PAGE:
Ukraine and the Danger of American Polarization

The War in Ukraine has, by and large, dropped off the radar of most Americans, becoming more of an occasional headline rather than something at the forefront of the average American’s mind. Yet, Ukraine should be especially important to Americans not because our support of Ukraine illustrates our great national strength, but because it serves as a lesson on our political weakness. 

While it is undeniable that aid to Ukraine has become immense in quantity as of the present day, with Congress having approved more than 13 billion dollars in aid, the initial response to the invasion by the United States was beyond lackluster. The first few days of the invasion saw only diplomatic condemnations and seemingly meaningless aid. It was not until the middle of March that a proper aid package from the majority of major Western nations was effectively organized, almost three weeks after the beginning of a war which was predicted by Mark Miley, the former Chairman of the Joint Chiefs of Staff, to last only 72 hours. That is to say that it took far too long to organize a response to what was predicted to be a nearly knockout war.

Part of the reason for the massive delay falls on the shoulders of American politics. The Democratic party has been trying to desperately reshape their image surrounding the war. For them, this is imperative so that when midterm elections come around in November, there is not an, as Democratic strategist Steve Schale puts it, “absolute debacle” ending in a Republican general victory. 

When you look at the numbers, the Democrats have become far less popular than they once were as a result of their approach to the war. The “LA Times” reported that as few as 42 percent of Americans support Biden’s handling of the situation in Ukraine, and the WSJ reported that 57 percent of Americans are unhappy with his performance overall, reflecting poorly on the Democratic party’s chances this November. With the decline in Democratic support, Republicans have also polled more favorably with regards to who they will be voting for for Congress within the past few months. But the most clear example of partisanship influencing governmental response was when 31 Republican senators attempted to shoot down aid to Ukraine in Congress while simultaneously calling for further military aid and an enforced no-fly zone. This is all simply to say that the invasion of Ukraine is an inherently important issue for the upcoming election to both parties. And while this is unavoidable, the effects of politics put on American weakness full display unto the world.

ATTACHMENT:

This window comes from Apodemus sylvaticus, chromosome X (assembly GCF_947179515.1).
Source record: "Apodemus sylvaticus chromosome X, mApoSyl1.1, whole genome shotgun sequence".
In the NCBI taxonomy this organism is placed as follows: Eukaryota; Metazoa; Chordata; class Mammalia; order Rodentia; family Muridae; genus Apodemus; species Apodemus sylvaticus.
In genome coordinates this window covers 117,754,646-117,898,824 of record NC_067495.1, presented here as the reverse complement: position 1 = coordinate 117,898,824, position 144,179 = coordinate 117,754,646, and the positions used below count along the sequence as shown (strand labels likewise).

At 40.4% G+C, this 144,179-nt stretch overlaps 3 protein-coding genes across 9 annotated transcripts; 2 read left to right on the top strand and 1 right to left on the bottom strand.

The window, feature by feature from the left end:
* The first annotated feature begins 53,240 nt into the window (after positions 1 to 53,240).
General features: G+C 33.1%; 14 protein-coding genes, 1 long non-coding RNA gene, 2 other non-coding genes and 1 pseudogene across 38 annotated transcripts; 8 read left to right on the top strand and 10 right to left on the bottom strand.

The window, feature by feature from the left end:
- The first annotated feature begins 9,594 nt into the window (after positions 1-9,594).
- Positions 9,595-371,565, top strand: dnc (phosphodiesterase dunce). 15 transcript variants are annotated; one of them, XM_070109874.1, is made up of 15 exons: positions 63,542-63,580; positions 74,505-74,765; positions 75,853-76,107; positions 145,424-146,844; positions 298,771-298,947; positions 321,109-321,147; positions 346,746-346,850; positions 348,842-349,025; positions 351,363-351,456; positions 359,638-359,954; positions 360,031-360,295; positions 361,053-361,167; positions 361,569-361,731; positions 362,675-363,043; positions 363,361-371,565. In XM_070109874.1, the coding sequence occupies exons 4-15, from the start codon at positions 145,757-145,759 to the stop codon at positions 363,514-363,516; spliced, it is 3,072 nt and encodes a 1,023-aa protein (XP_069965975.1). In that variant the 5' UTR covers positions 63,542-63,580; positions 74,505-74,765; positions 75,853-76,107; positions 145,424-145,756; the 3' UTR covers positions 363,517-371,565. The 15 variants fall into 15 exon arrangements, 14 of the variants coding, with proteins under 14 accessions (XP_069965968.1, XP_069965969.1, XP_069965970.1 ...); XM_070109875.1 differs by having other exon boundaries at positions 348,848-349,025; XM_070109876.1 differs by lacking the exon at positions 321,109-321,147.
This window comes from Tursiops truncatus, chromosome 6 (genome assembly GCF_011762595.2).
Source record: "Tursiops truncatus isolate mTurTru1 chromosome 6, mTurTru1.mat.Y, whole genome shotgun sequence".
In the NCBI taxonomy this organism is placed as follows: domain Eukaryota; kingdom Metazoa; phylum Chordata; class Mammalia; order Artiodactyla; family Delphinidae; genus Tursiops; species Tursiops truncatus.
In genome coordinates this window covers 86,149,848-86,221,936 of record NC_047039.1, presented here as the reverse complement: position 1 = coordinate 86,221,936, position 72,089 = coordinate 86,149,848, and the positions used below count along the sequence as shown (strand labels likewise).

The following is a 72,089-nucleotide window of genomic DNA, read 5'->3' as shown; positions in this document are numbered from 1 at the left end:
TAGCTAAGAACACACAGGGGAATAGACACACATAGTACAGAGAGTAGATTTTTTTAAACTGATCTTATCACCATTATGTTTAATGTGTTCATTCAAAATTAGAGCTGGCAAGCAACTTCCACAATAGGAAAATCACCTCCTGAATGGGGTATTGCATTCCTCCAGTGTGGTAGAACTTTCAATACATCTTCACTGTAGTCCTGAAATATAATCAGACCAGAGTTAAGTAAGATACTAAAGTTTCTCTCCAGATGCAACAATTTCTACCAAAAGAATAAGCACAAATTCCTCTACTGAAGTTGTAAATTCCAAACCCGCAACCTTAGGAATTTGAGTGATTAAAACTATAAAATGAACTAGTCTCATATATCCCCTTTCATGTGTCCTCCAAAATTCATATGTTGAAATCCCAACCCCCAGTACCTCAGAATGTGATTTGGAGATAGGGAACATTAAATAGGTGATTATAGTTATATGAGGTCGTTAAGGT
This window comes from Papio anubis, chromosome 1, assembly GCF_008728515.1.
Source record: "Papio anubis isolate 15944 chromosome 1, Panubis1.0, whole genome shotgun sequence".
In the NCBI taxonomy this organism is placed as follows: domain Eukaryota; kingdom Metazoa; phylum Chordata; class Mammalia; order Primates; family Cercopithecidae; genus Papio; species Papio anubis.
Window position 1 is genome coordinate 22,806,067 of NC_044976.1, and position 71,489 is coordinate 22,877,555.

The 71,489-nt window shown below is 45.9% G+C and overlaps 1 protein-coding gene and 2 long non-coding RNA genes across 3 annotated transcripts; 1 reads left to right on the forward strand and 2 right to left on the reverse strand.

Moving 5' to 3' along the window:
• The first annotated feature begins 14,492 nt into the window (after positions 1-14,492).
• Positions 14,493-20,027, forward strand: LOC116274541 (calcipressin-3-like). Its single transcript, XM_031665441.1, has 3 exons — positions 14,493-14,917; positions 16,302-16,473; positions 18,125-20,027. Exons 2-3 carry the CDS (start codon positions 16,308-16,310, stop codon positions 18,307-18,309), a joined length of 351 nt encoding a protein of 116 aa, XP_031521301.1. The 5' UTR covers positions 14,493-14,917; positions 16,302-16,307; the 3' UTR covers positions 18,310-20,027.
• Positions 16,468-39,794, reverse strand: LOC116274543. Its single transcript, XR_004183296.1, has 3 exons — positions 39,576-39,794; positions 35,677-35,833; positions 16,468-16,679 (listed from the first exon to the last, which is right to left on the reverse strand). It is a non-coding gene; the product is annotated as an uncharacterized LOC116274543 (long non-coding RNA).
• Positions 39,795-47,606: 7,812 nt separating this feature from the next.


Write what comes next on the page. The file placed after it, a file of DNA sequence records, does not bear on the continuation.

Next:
We should not have taken such a ridiculously long time to support a democracy under siege. This is part of our historic role in the international community: we are supposed to be the arsenal of democracy, willing and able to provide assistance to whichever nations so desire it. And undeniably, yes, the United States has committed horribly immoral actions under the guise of protecting democracy—it’s understandable that some may attack that image—but this war should still be simple to approach as a lawmaker. Substantial, meaningful military aid should have been able to immediately be signed into legislation with near complete bipartisan support if this nation truly focused more on its morals than on its partisanship. 

Regardless of elections or of polling numbers, the American government should never be so caught up in politics so as to prioritize the success of elections rather than of the interests of the United States and her people. While the two can never be separated completely, we, as a nation, should expect our politicians to be able to act in an efficient way that we, the people, can support. Three weeks without significant support to Ukraine should never have happened. The issue turning into a political mind-game on the scale that it has become is disgusting. Even as a political realist, there are cases where morality will supersede, and at times such as this one align with, national interest. 

And, really, we have always meant to be a moral nation, one which supports the ideals of democracy and freedom the world throughout. Even though our recent history is very much clouded by our support of dictatorships during the Cold War, we had a perfect chance to show we have changed. Yet, with that chance, all we have shown to the world is that, once more, politics takes precedence over national values. Russia committed transgressions against every single one of our ideals through the complete violation of Ukraine’s sovereign rights while we stood by issuing little more than diplomatic complaints while our senators and congressmen lobbied to gain political power. Our moral values should never be second to politics. 

Our political polarization is a weakness that we must rid ourselves of. Voting against the other party solely for the sake of voting against the other party is nothing short of mind-boggling. We cannot function as a nation if we treat every issue like a chance to snub the other party. We must be mindful of our inherent biases, or our nation will collapse under its own growing political division.